The last time Lizzie and Robin Hood, RH for short, had shrunk to ant size, they had ended up on the grooved gold button of her aqua jockey vest, the only gold button, her lucky button. The missing button had left her silk vest with only four silver buttons and a buttonhole with nothing to hold.
“Where are we this time RH?” Lizzie nervously asked as she looked across a maroon surface painted with a golden road that zigzagged like the letter W.
She didn’t feel quite as shocked as she had the first time this happened, but still she had to take a deep breath to steady herself before stroking the horse’s slick black neck, still wet with sweat from the race, to calm him. It’s a W, the one on the coaster, she realized.
The cardboard coaster was her newest good-luck charm. She had taken it, on a whim, only last night, from the restaurant table at the Winchester Hotel where she and her father had dined. She just needed something, anything, she could count on to help her – something to give her that extra bit of confidence she needed and the coaster seemed the perfect solution. It was lightweight, probably no heavier than her button, and small enough to fit in her pocket.
“We can’t survive here RH!” Panic pounded through her head like the heart of a horse in last place trying to make up time.
“We need water,” she said, feeling the grittiness of dirt from the track grinding between her teeth. “We have to get back to normal and back to the track before our win is contested, or worse, we die,” she said to RH.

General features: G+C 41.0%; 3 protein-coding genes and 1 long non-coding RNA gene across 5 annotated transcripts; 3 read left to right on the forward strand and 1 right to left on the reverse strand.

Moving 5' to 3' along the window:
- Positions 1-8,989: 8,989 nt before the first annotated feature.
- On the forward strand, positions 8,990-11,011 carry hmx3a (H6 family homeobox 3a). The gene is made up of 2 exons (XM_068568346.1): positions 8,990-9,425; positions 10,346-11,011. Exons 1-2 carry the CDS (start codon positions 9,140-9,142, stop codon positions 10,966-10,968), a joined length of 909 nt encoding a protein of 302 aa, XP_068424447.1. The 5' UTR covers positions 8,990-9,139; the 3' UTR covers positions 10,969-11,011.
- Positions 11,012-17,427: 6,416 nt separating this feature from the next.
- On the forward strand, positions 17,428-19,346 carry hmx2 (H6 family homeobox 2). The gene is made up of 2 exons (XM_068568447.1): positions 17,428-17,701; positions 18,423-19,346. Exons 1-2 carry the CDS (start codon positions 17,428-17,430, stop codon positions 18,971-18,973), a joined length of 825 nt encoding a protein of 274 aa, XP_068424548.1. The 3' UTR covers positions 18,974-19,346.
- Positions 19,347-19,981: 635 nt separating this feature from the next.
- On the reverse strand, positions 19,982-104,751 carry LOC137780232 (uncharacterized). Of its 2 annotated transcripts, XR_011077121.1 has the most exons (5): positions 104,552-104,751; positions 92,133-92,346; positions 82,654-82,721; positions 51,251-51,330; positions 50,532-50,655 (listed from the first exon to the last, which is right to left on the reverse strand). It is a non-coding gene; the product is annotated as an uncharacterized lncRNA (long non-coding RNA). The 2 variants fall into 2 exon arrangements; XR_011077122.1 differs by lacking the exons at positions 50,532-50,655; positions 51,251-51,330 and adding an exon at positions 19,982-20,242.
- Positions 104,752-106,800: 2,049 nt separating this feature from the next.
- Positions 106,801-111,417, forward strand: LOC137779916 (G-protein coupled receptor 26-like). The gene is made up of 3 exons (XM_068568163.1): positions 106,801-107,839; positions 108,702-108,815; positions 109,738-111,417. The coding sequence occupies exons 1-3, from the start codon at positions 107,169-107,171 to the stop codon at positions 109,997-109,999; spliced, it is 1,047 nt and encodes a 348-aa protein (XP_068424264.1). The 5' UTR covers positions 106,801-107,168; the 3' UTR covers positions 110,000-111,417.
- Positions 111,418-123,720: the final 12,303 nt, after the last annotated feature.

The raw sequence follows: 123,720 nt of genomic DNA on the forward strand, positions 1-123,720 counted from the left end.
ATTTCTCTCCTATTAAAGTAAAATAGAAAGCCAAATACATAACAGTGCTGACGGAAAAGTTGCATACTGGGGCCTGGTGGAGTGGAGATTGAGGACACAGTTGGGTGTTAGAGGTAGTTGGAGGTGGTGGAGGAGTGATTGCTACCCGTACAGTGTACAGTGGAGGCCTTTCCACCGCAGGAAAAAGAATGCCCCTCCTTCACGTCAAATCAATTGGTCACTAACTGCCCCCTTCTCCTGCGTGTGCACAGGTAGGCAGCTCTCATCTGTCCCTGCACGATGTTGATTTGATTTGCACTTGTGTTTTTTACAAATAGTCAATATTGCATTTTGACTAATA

He raised his head and belted out a neigh in agreement.
During the gold button incident, she didn’t know what else to call it, she had tried so many things, riding the rim of the button three times, closing her eyes and saying abracadabra, wishing, praying … She really didn’t know which thing had worked or if any of them had. Maybe I should just take a leap of faith and hope for the best.
“Get ready to jump,” she whispered in RH’s ear as she guided him to the top of the W.
It had been a while since they had practiced hurdle jumping, but RH was naturally good at it. She just didn’t know if he would jump from the edge into what looked like nothingness. We have to try something. She pressed her hands firmly into RH’s muscular neck, and he was off, hoofs hammering faster and faster towards the bottom of the W. When he suddenly halted and spun almost 180 degrees, about three paces from the coaster’s edge, jerking Lizzie’s head backward and to the side in a painful twist, Lizzie had her answer.
Lizzie pounded her thigh with her fist. Think Lizzie, think!
“What was the last thing I did to escape the button,” she asked RH rubbing at the pain in her neck. “Uh! I think I remember,” she said, feeling more than a little ashamed that she had put her total trust on a little round piece of metal and a bit of paper. She shook her head in amazement at herself. A button and a coaster – what was I thinking? She leaned forward to give RH a scratch behind his ear then slid off her saddle and looked up, her neck still aching.
“Dear God, I know that I was wrong. I know praying does not work like good luck charms, which obviously do not work. I know that you can do whatever you please when you please. If you please, will you please get me and RH back to” … and, before she could say normal, the blur of the people in the stands became more and more focused. She could make out the yellow sunflowers, pink peonies, and white plumes on row after row of ladies’ broad-brimmed hats.
Lizzie looked around. She spotted the Winner’s Circle straight ahead.
“Where in the world have you been Lizzie? It’s like you just disappeared,” her father said, almost breathless after doing his own race to find her.
Lizzie tried to pull the coaster out of her pocket to show him, but it wasn’t there.
“I’ll explain later, but you’re not going to believe me,” Lizzie said.
She looked past her dad and RH, past the stands, and past the clouds and whispered, “Thank you for holding on to me even when I let go of you!” Then Lizzie, RH, and her father stepped triumphantly into the circle.